With Karen’s birthday falling in the summer months, it can be a challenge to find the right way to celebrate, given our vagabond lifestyle. But I think I pocketed a few extra ‘good spouse’ credits with my choice of birthday dinner in Spartia. We showed up at the one-and-only taverna, with sweeping views of the harbor, and took our seats at the reserved table – the only reserved table and further more the only patrons in the entire multi-terraced restaurant. I had done my research and knew the meal was going to be excellent, so it could only be due to Covid. It’s hard to see the wait staff, the multiple bars and bartenders, all standing by for the crowds that won’t be coming this year. There’s only so much enthusiasm and gratitude you can show as a customer. At the end of the day, they have to hope and pray for a better summer next year.
In the morning, it was time to move on. I had set a stern anchor to keep Sea Rose pointed into the onshore swells overnight, and with a shift of wind, the stern anchor had now become our primary anchor. While I was pleased that the little 7 lb Fortress anchor was taking the task in stride, the only way we can raise our stern anchor is by hand, from the dinghy. With dread, I moved myself out to the anchor in the dinghy, and with gloved hands, leaned over and pulled like my back was 30 years younger. No movement. Then I just kept a firm pressure on the line while the dinghy bobbed up and down. This subtle motion was enough to break it free. I was certainly glad we were not using a stern anchor everyday!
Our destination was the harbor of Kato Katelios, just down the coast before it turned northward. Theo had been here last summer, and warned us of numerous rocks, many uncharted, dotting the shoreline. We poked our way in slowly and after setting the anchor, we swam a wide perimeter area. Sure enough, there were rock ledges just below the surface beyond our swing radius. It felt good to at least know where they were, rather than wonder and worry in the middle of a pitch-black stormy night.
We were expecting another boat to join us later in the day – a young couple that Theo had met a few weeks ago – and we killed time with a walk and provisioning trip ashore. Kato Katelios was tiny but still had several tavernas and a couple of mini-markets. Back home, a mini-market was the kind of place you might find at a gas station, with more options for motor oil grades and salty snacks than anything that you could use to cook a dinner. But here, mini-markets come with a fine selection of local wines, cheeses, meats, and most pleasingly, an abundance of produce spilling out of wooden crates street-side. It was simply a down-sized regular grocery store, with the quality as good, if not better.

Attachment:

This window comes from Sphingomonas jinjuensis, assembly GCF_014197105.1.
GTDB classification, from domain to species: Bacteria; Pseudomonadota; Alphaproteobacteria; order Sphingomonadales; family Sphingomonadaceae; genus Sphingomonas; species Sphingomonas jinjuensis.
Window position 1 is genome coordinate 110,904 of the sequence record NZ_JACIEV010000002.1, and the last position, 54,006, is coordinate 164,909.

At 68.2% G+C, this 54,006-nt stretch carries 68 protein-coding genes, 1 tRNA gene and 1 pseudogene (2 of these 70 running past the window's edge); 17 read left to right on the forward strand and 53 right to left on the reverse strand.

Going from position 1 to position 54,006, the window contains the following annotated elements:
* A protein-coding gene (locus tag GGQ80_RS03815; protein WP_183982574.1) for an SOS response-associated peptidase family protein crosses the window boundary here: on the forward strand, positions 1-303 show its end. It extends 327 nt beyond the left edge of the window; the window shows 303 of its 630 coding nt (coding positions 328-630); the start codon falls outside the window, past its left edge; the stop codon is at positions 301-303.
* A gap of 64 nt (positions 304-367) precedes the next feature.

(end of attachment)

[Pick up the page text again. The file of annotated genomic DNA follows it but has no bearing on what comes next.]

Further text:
In the afternoon, Theo’s friends onboard the catamaran ‘Butters’ sailed into the anchorage and joined us. It was great fun to meet Marin and Isabelle, a couple who had just recently left their tech jobs in the San Francisco Bay Area, bought a boat in Croatia and started on an around-the-world adventure worthy of much jealousy from their friends back home. Being new to sailing, they were a sponge for boating knowledge. And we were a sponge for their excellent cooking skills. When a boat pulls into an anchorage named Butters, and they invite you onboard for sautéed calamari over risotto, the decision is pretty elementary. For Karen and I, it was a trip back in time as we exchanged fun stories of living in San Francisco and working in tech. And to be perfectly honest, I found myself wishing I had sold everything at their age too and headed over the horizon. At that time in my life, I was grinding away at IBM instead of being an early developer at Lyft, so options were limited. But, hey, I got a closet full of white, button-down dress shirts out of the deal!
We left Theo to party with the youngsters as we departed in the morning to work our way up the east coast of Cephalonia, with promises of rendezvousing soon enough. Cephalonia, as the largest of the Ionian islands had plenty more pearls of beauty to share with us, and we eagerly prepared for the adventure.